The garden walls provided an excellent sun trap, enabling the establishment of a number of exotic plants, including palm trees and a selection of flowers native to South Africa.
At one edge of the garden, delightful assistant no.2 found a welcome seat placed beneath a sculpture of two cartwheeling figures atop the wall.
After quite a bit of walking they were pleased when they came upon more bench seats, ideally placed for their requirements.
Delightful assistant no.2 and their chauffeur perched themselves in the shade, while delightful assistant no.1 plumped for the sunnier spot.
When they had sat for some time admiring the scenery and enjoying the ambience, they got up and toddled along past some fruit trees towards the exit.
Having finished their tour of the garden, all three visitors were feeling quite thirsty. Rather than call in again at the Cambo cafe (tempting as it was, given the large, bowl-like cups), they whizzed off to the nearby village of Kingsbarns. They parked outside Simpatica, a small antique shop and cafe delightful assistant no.1 and their chauffeur had visited once before.
After a quick squiz at the edible offerings on display, delightful assistant no.1 opted for St Clement’s cake, a deliciously citrussy confection. Her spouse wasn’t hungry, but agreed to partake of small pieces of buttered fruit loaf that was the choice of their chauffeur. Their comestibles were pleasantly flushed down with cafetieres of decaf coffee.
It had been a lovely day out in a beautiful garden, with the added attraction of two excellent cafes. On the way home, as delightful assistant no.1 and their chauffeur discussed how much they’d enjoyed the wonderfully soft, wafting grasses of Cambo, delightful assistant no.2 was swayed into a pleasant slumber of feathery dreams.
The delightful assistants very much enjoy looking at other people’s gardens, and this summer have visited two gardens they’ve been meaning to explore for years. The first of these was Pitmuies Gardens, near Forfar in the county of Angus.
In the middle of July, on a beautiful sunny day, after lunching in a pleasant farm cafe, they trotted along to Pitmuies. Leaving the car in a designated parking area, they walked along a small lane lined on one side with low, stone-built cottages bedecked with foliage.
They admired the roses and other plants as they walked along the lane.
Opposite the cottages, next to the entrance to Pitmuies, the roof of another low, stone-built building was festooned with ferns. The ferns no doubt provided a good bit of insulation, not to mention providing homes to countless mini-beasts.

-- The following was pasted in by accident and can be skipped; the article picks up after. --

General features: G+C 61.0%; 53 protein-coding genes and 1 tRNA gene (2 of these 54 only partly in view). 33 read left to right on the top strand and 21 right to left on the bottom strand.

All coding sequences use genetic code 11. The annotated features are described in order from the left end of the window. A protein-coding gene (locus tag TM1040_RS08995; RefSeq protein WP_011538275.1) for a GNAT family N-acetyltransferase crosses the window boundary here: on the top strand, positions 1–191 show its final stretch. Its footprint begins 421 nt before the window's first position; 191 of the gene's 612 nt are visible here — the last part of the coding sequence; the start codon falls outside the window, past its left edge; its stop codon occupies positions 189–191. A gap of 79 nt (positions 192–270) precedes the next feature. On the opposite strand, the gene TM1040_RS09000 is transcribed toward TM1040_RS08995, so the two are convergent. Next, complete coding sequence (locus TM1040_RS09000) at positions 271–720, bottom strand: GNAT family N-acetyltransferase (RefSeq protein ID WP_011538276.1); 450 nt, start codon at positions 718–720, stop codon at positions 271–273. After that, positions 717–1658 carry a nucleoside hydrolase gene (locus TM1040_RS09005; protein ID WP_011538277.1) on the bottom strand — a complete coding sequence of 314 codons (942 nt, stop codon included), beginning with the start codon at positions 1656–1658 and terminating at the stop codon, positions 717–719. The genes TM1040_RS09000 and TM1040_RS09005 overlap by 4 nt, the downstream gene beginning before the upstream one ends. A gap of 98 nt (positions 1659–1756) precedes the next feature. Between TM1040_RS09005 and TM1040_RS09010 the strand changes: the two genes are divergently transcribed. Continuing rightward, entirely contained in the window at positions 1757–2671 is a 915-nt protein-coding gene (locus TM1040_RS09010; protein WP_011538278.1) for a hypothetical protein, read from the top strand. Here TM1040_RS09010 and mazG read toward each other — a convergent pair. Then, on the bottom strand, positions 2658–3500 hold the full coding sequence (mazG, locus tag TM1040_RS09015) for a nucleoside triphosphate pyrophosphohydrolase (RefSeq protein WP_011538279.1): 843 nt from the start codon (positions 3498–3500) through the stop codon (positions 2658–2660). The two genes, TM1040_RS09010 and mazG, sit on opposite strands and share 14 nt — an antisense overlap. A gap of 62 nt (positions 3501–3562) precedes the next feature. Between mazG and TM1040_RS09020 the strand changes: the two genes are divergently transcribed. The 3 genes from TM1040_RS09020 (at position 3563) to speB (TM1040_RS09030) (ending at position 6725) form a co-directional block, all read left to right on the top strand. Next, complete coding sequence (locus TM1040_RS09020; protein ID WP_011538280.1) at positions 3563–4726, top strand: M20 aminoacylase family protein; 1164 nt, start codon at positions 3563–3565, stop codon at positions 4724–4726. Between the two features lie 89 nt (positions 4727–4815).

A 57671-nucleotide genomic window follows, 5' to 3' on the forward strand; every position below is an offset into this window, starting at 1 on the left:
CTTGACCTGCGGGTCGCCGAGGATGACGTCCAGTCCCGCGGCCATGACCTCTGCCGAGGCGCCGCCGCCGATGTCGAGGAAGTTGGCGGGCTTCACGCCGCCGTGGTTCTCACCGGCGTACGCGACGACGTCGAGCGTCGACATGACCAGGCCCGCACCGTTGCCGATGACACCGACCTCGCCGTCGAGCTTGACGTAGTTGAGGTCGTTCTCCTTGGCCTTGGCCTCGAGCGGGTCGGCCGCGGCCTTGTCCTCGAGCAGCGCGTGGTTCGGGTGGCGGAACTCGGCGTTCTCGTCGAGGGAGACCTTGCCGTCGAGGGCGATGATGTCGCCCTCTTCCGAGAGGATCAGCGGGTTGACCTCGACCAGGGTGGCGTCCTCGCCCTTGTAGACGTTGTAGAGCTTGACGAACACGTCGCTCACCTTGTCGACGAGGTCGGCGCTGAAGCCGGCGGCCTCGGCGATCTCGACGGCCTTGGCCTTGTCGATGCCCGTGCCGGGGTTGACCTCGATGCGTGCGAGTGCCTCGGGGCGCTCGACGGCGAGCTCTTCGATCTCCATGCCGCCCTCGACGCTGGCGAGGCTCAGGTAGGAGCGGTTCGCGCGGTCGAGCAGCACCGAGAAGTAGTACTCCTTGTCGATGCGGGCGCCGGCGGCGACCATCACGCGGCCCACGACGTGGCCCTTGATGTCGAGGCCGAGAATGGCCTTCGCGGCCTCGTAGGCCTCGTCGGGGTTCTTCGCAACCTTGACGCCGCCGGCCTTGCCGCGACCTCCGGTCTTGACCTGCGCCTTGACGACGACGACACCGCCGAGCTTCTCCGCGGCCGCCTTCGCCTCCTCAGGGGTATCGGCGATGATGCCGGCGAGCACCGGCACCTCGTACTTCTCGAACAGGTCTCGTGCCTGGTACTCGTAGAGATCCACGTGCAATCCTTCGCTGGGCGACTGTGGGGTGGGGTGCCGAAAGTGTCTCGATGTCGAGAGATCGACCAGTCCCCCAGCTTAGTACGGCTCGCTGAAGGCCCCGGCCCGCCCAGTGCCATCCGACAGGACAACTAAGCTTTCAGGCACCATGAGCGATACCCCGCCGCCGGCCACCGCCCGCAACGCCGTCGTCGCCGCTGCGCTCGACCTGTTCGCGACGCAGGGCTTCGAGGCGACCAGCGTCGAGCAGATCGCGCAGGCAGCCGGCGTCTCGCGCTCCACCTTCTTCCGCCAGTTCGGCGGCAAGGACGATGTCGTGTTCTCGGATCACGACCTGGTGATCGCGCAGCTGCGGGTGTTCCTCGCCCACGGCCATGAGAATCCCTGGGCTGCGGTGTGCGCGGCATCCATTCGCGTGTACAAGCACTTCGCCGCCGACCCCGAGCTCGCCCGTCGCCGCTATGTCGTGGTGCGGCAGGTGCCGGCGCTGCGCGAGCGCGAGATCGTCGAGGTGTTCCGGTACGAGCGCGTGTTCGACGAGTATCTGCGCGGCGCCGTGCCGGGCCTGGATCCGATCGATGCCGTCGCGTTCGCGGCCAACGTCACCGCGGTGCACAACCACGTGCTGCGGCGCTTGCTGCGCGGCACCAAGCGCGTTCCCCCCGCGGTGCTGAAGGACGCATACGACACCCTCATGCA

Passing through the entrance to Pitmuies the assistants were met with a sign asking each visitor to put £5 into an honesty box. They slipped their fees into the box, picked up a laminated leaflet about the garden, and strolled along a gravel pathway between low box hedges.
Straight ahead of them, two white-painted gates set into a high wall were flung open to entice them into a walled garden.
What they saw fairly took their breath away. Grassy paths between long, broad flower borders stacked with tall blooms lured them in to explore.
It was hot in the walled garden, with the summer sun beating down from a still blue sky. They moved slowly, admiring the flowers and marvelling at the lushness of it all.
Alongside the grassy-pathed borders, a slash of bright blue caught their attention: a magnificent display of delphiniums.
Negotiating some stone steps, they made their way through a well-stocked rose garden towards an inviting stone bench.
There were more broad flower borders to explore before they made their way back towards the house and conservatory in one corner of the walled garden.
As they walked round the garden, they came upon a small family of wild boar. They had seen similar metal sculptures elsewhere, but baby ones were a novelty.
Following a little chat with the boars, the assistants found some welcome shade in a cherry tree walk, leading to what had once been a grass tennis court but was now a small meadow.
In a corner of the meadow they found an elaborately-windowed stone building. According to the leaflet, this building had been a wash house in days gone by and was built over 200 years ago.
Beyond the wash house, the assistants passed over a white-painted bridge to a riverside walk shaded by stately beech and lime trees.